On 1/7/92 applies to new models; on 31/12/92 applies to all new registrations

In the U.S. new, more demanding Federal and Californian standards have been set. The former will reduce the allowed hydrocarbon emissions by 40 per cent and nitrogen oxides emissions by 60 per cent, by 1996 (Figure 3). Californian standards call for increasingly lower and lower emissions, culminating in a requirement for all motor vehicle manufacturers to include 10 per cent of zero emissions vehicles in their fleets by 2003 (Figure 4 and Table II). The Californian standards are also expected to be adopted by 13 states in north eastern U.S.A., which together account for nearly 40 per cent of U.S. car sales.

Fig. 3

The U.S. Federal Standards include a timetable for the progressive reduction of pollutant emissions in exhaust gas:

The U.S. Federal Standards include a timetable for the progressive reduction of pollutant emissions in exhaust gas:

Fig. 4

Californian Standards give a timetable for lower emissions and call for motor vehicle manufacturers to include 10 per cent of zero emission vehicles in their fleets by 2003

Californian Standards give a timetable for lower emissions and call for motor vehicle manufacturers to include 10 per cent of zero emission vehicles in their fleets by 2003

Table II

Californian Standards

Emission limits, grams/mile
Year and standardHydrocarbonsCarbon monoxideNitrogen oxides
1991 0.39 7.0 0.4
1993 0.25 3.4 0.4
1994 (TLEV) 0.125 3.4 0.4
1997 (LEV) 0.075 3.4 0.2
1997 (ULEV) 0.04 1.7 0.2
1998 (ZEV) 0 0 0

The European Commission will propose tougher standards for the European Community by the end of 1992, for agreement during 1993 and with implementation expected in 1996. It is anticipated that these will be similar to the new U.S. Federal standards.

These increasing restrictions on nitrogen oxides emissions and the inclusion of real-world driving conditions mitigates against the use of lean burn engines, unless the emissions of nitrogen oxides can be limited in the engine or controlled externally.

Removal of Nitric Oxide under Lean Operation

Nitric oxide is thermodynamically unstable relative to nitrogen and oxygen under the full range of exhaust gas stoichiometrics and temperatures encountered in internal combustion engines (5). A number of catalysts were studied during the 1970s, including platinum group metals and metal oxides (6) and some were found to decompose nitric oxide, but none of these had sufficiently high activity to be of practical importance. In their reduced states, these catalysts are rapidly oxidised by nitric oxide, with release of nitrogen. Oxygen is retained on the catalyst surface, however, inhibiting further nitric oxide adsorption and decomposition. Reducing agents are required to remove this surface oxygen and regenerate catalyst activity. Selective catalytic reduction using ammonia as the reducing agent has been utilised for the removal of nitric oxide from industrial boilers and gas turbines under conditions of excess oxygen (7). Careful stoichiometric control of the ammonia must be maintained to assure efficient nitric oxide removal without emission of surplus ammonia. For transportation applications this process is not practical because of the problems associated with the storage of ammonia, and controlling ammonia injection under transient conditions. An active and durable nitric oxide decomposition catalyst, or a selective reduction catalyst utilising reducing species present in the engine exhaust stream would be a major breakthrough for the control of nitric oxide in transportation applications. Recent literature reports and work conducted by Johnson Matthey now indicate that progress is being made towards developing these catalyst technologies employing platinum group metals.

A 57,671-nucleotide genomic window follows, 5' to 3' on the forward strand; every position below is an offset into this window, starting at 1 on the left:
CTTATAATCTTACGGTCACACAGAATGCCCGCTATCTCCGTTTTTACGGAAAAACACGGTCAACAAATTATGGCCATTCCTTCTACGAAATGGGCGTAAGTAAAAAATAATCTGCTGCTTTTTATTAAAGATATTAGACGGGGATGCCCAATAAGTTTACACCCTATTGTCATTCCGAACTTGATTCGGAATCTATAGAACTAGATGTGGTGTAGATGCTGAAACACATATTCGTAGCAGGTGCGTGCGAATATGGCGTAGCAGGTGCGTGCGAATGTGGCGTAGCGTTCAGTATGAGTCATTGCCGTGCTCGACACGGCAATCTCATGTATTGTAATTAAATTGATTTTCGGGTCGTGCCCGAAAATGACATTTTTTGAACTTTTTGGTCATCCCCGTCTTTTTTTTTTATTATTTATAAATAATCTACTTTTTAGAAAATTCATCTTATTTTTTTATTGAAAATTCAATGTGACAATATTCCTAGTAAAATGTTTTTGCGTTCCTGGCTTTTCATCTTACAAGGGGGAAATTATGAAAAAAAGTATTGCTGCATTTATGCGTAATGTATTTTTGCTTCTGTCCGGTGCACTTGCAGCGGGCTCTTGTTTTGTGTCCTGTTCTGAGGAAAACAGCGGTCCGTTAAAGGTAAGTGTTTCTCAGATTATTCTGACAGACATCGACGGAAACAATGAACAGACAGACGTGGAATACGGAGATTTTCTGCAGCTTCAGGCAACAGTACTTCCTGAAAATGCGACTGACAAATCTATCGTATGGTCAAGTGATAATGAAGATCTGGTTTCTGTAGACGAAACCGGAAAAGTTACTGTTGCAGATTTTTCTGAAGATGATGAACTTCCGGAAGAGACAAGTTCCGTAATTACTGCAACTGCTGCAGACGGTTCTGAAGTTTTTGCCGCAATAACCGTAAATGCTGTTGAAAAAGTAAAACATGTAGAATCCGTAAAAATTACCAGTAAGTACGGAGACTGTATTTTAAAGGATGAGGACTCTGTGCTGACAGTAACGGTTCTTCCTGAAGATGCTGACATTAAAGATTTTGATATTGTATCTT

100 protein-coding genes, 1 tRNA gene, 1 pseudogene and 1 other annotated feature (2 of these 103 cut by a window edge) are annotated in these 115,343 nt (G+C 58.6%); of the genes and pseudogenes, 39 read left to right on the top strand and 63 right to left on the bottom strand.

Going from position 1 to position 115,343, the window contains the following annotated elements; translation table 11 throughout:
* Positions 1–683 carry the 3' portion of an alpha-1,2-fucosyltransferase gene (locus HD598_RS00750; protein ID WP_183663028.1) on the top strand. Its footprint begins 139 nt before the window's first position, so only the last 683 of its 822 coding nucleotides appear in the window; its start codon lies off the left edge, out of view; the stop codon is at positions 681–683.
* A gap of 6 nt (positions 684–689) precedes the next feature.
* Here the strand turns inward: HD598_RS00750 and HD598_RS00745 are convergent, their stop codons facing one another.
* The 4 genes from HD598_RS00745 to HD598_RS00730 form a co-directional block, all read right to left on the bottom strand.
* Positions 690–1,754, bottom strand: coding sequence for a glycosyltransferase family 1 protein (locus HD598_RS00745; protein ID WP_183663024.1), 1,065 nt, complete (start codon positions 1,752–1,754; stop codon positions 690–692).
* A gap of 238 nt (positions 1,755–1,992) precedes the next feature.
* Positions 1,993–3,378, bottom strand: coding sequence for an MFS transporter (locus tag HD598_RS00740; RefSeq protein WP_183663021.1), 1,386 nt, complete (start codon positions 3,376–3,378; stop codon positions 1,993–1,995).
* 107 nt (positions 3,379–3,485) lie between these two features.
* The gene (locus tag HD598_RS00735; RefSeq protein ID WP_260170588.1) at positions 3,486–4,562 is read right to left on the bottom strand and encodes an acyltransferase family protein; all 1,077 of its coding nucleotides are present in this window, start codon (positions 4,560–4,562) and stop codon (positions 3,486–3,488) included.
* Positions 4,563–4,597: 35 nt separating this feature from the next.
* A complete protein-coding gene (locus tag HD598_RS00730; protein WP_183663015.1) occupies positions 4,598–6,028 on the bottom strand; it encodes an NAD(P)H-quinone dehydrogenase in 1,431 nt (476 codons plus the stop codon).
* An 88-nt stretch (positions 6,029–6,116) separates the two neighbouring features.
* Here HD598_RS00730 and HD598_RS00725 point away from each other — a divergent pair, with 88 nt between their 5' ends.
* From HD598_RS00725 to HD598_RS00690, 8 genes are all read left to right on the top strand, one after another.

New Nitric Oxide Decomposition Catalysts